This definition of grid-template-columns allows our layout to break and stack if it runs out of horizontal space which the masonry axis then automatically sorts our remaining elements for us.

Note: Right now, masonry is only working in Firefox Nightly, or behind a flag, but the grid layout will still work perfectly in non-supporting browsers, making it a decent progressive enhancement target.

See the Pen [Native Masonry Layout With CSS Grid]( by Andy Bell.

See the Pen Native Masonry Layout With CSS Grid by Andy Bell.

Rachel Andrew wrote a great article about CSS Grid Masonry and you can also read the CSS Grid Layout Module Level 3 editor’s draft here for technical details.

Masonry support is currently very low, but as anything on the web, working out what your minimum viable experience is, then building up with progressive enhancement is a resilient way to build things. If you must use a masonry layout, though: I would recommend sticking with the tried-and-tested Masonry.js for now, but stick a ticket in your backlog to replace with native CSS in the future!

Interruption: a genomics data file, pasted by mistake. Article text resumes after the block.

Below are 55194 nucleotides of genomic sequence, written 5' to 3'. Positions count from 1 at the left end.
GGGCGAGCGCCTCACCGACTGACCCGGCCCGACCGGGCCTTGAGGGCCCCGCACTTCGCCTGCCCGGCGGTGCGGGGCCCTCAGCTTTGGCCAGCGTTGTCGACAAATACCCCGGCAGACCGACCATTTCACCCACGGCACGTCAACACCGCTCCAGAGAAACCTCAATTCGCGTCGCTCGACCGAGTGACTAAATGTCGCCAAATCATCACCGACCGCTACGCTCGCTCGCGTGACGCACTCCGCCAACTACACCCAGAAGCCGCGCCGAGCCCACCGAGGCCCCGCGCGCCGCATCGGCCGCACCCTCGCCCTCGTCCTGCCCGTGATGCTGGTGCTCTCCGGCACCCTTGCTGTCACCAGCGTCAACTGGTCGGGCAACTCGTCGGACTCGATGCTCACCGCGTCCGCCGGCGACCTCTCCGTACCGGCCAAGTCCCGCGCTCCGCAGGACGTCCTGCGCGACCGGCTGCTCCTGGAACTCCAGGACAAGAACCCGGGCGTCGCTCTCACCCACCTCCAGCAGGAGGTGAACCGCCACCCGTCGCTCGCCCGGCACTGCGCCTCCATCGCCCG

The :is Selector

I imagine a lot of us have had to write some gnarly CSS like this in the past:

.post h1,
.post h2,
.post h3 { line-height: 1.2;
} .post img,
.post video { width: 100%;

Thankfully, CSS has got our back again with the :is pseudo-class.

That CSS can now be hugely simplified into this instead:

.post :is(h1, h2, h3) { line-height: 1.2;
} .post :is(img, video) { width: 100%;

When things get more complex, it gets even more useful, because you can chain other selectors, such as :not and :first-child, just like in the following demo:

See the Pen [:is selector demo]( by Andy Bell.

See the Pen :is selector demo by Andy Bell.

The :is() pseudo-class works by taking a passed selector list then translating it into an expanded selector list for us. This allows us to write more compact code and for the browser to do what it does already.

If you have a complex project where specificity is crucial, then the :where() pseudo-class could be useful. The main difference between :is() and :where() is that :where() has zero specificity, whereas the :is() pseudo-class uses the most specific selector in the passed selectors collection. This becomes useful if you think that rules set in your :is() block might need to be overridden out-of-context. This MDN article shows a great example of that.